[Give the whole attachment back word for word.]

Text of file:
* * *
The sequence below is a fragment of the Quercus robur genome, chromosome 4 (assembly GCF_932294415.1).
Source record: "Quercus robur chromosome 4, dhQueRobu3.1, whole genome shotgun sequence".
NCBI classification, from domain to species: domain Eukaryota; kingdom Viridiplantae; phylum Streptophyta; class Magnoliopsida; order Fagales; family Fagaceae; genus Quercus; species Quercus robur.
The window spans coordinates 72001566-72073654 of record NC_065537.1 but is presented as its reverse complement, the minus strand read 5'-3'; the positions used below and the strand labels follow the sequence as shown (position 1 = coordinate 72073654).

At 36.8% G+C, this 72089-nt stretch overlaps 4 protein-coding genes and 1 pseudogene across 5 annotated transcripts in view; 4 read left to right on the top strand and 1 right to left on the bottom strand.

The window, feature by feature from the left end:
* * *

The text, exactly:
The sequence below is a fragment of the Quercus robur genome, chromosome 4 (assembly GCF_932294415.1).
Source record: "Quercus robur chromosome 4, dhQueRobu3.1, whole genome shotgun sequence".
NCBI classification, from domain to species: domain Eukaryota; kingdom Viridiplantae; phylum Streptophyta; class Magnoliopsida; order Fagales; family Fagaceae; genus Quercus; species Quercus robur.
The window spans coordinates 72001566-72073654 of record NC_065537.1 but is presented as its reverse complement, the minus strand read 5'-3'; the positions used below and the strand labels follow the sequence as shown (position 1 = coordinate 72073654).

At 36.8% G+C, this 72089-nt stretch overlaps 4 protein-coding genes and 1 pseudogene across 5 annotated transcripts in view; 4 read left to right on the top strand and 1 right to left on the bottom strand.

The window, feature by feature from the left end: